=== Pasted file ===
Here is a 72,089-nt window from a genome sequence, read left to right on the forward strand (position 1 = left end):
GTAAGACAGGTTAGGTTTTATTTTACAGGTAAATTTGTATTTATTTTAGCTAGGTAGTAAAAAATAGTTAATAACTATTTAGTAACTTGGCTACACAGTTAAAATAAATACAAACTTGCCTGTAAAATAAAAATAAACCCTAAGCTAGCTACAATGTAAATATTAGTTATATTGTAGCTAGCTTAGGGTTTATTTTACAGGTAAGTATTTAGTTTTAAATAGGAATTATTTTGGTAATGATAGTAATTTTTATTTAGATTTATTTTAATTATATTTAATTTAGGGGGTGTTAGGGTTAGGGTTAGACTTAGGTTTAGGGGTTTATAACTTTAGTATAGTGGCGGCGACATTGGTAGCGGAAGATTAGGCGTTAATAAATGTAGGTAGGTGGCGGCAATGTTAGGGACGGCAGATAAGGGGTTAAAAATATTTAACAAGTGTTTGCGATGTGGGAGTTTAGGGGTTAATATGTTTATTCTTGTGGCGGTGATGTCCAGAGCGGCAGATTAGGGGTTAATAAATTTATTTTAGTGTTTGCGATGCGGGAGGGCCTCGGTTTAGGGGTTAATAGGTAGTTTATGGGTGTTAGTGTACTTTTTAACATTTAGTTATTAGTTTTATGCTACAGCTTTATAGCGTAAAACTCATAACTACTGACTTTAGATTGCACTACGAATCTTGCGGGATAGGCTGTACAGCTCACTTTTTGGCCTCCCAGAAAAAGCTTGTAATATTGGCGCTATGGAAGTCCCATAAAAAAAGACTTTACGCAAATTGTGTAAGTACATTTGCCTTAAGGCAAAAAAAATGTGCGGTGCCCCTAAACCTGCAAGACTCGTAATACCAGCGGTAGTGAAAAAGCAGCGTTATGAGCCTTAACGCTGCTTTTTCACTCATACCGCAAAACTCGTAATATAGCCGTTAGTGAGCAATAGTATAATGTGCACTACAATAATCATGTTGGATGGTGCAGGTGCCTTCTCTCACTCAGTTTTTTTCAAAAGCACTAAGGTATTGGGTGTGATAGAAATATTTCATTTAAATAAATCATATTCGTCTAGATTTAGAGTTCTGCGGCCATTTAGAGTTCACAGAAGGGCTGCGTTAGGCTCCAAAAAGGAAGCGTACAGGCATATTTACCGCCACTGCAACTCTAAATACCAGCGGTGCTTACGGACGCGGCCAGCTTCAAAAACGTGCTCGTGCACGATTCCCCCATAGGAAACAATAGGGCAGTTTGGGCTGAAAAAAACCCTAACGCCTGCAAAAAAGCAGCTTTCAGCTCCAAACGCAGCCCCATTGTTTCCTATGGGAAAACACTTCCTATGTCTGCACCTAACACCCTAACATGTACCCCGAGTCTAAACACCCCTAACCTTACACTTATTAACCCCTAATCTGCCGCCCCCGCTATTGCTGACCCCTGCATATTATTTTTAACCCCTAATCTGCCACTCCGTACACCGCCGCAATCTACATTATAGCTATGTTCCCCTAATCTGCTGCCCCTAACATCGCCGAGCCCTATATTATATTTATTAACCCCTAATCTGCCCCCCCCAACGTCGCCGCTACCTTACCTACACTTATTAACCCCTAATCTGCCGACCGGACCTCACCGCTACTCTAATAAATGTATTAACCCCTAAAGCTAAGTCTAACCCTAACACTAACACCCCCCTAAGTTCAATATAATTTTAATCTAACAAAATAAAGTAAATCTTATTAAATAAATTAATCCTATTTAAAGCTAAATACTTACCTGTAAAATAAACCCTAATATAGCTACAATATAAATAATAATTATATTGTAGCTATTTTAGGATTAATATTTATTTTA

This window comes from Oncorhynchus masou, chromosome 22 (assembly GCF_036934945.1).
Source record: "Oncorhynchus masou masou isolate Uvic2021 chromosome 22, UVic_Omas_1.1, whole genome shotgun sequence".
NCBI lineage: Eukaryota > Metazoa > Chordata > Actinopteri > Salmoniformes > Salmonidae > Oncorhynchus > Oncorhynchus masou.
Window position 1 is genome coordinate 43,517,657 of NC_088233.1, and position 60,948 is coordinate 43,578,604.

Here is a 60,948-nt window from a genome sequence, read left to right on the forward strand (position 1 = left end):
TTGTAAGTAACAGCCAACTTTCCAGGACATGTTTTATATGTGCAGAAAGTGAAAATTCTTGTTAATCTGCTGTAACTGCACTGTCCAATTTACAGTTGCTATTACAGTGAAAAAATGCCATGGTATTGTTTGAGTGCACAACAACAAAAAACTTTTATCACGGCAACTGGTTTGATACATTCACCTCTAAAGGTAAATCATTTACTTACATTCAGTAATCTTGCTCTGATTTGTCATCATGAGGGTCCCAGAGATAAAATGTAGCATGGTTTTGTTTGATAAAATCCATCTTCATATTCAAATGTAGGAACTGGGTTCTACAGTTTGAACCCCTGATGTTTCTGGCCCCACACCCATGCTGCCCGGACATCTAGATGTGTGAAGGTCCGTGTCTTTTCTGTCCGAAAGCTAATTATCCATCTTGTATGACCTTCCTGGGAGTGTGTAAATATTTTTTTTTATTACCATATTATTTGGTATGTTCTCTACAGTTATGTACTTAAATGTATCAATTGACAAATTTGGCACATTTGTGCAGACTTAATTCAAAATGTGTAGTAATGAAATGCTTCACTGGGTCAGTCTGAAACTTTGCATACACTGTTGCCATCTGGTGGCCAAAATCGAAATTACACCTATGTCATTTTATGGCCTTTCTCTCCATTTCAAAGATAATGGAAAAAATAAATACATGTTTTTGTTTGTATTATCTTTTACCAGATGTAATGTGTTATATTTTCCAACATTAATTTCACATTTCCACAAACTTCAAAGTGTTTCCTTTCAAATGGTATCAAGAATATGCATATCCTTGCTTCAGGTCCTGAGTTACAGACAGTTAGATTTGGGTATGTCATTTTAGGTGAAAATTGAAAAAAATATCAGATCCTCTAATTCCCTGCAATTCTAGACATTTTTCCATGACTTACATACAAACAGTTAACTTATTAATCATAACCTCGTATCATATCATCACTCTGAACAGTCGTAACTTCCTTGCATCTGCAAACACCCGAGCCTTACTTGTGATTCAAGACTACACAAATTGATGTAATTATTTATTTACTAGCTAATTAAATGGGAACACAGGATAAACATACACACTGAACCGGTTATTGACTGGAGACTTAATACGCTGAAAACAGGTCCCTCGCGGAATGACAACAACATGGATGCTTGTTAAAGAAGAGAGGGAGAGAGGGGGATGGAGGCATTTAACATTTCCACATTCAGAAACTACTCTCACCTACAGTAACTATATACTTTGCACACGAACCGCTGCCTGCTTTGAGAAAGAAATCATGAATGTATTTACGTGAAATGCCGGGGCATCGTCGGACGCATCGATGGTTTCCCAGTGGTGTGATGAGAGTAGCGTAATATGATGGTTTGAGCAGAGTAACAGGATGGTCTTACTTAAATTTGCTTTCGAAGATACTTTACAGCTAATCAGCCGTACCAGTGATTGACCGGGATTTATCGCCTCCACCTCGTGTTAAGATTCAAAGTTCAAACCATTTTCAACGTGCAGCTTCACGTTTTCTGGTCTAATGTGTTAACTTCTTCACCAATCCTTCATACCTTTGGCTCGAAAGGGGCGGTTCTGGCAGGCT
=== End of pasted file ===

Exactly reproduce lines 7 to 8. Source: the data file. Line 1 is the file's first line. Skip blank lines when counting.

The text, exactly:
Here is a 60,948-nt window from a genome sequence, read left to right on the forward strand (position 1 = left end):
TTGTAAGTAACAGCCAACTTTCCAGGACATGTTTTATATGTGCAGAAAGTGAAAATTCTTGTTAATCTGCTGTAACTGCACTGTCCAATTTACAGTTGCTATTACAGTGAAAAAATGCCATGGTATTGTTTGAGTGCACAACAACAAAAAACTTTTATCACGGCAACTGGTTTGATACATTCACCTCTAAAGGTAAATCATTTACTTACATTCAGTAATCTTGCTCTGATTTGTCATCATGAGGGTCCCAGAGATAAAATGTAGCATGGTTTTGTTTGATAAAATCCATCTTCATATTCAAATGTAGGAACTGGGTTCTACAGTTTGAACCCCTGATGTTTCTGGCCCCACACCCATGCTGCCCGGACATCTAGATGTGTGAAGGTCCGTGTCTTTTCTGTCCGAAAGCTAATTATCCATCTTGTATGACCTTCCTGGGAGTGTGTAAATATTTTTTTTTATTACCATATTATTTGGTATGTTCTCTACAGTTATGTACTTAAATGTATCAATTGACAAATTTGGCACATTTGTGCAGACTTAATTCAAAATGTGTAGTAATGAAATGCTTCACTGGGTCAGTCTGAAACTTTGCATACACTGTTGCCATCTGGTGGCCAAAATCGAAATTACACCTATGTCATTTTATGGCCTTTCTCTCCATTTCAAAGATAATGGAAAAAATAAATACATGTTTTTGTTTGTATTATCTTTTACCAGATGTAATGTGTTATATTTTCCAACATTAATTTCACATTTCCACAAACTTCAAAGTGTTTCCTTTCAAATGGTATCAAGAATATGCATATCCTTGCTTCAGGTCCTGAGTTACAGACAGTTAGATTTGGGTATGTCATTTTAGGTGAAAATTGAAAAAAATATCAGATCCTCTAATTCCCTGCAATTCTAGACATTTTTCCATGACTTACATACAAACAGTTAACTTATTAATCATAACCTCGTATCATATCATCACTCTGAACAGTCGTAACTTCCTTGCATCTGCAAACACCCGAGCCTTACTTGTGATTCAAGACTACACAAATTGATGTAATTATTTATTTACTAGCTAATTAAATGGGAACACAGGATAAACATACACACTGAACCGGTTATTGACTGGAGACTTAATACGCTGAAAACAGGTCCCTCGCGGAATGACAACAACATGGATGCTTGTTAAAGAAGAGAGGGAGAGAGGGGGATGGAGGCATTTAACATTTCCACATTCAGAAACTACTCTCACCTACAGTAACTATATACTTTGCACACGAACCGCTGCCTGCTTTGAGAAAGAAATCATGAATGTATTTACGTGAAATGCCGGGGCATCGTCGGACGCATCGATGGTTTCCCAGTGGTGTGATGAGAGTAGCGTAATATGATGGTTTGAGCAGAGTAACAGGATGGTCTTACTTAAATTTGCTTTCGAAGATACTTTACAGCTAATCAGCCGTACCAGTGATTGACCGGGATTTATCGCCTCCACCTCGTGTTAAGATTCAAAGTTCAAACCATTTTCAACGTGCAGCTTCACGTTTTCTGGTCTAATGTGTTAACTTCTTCACCAATCCTTCATACCTTTGGCTCGAAAGGGGCGGTTCTGGCAGGCT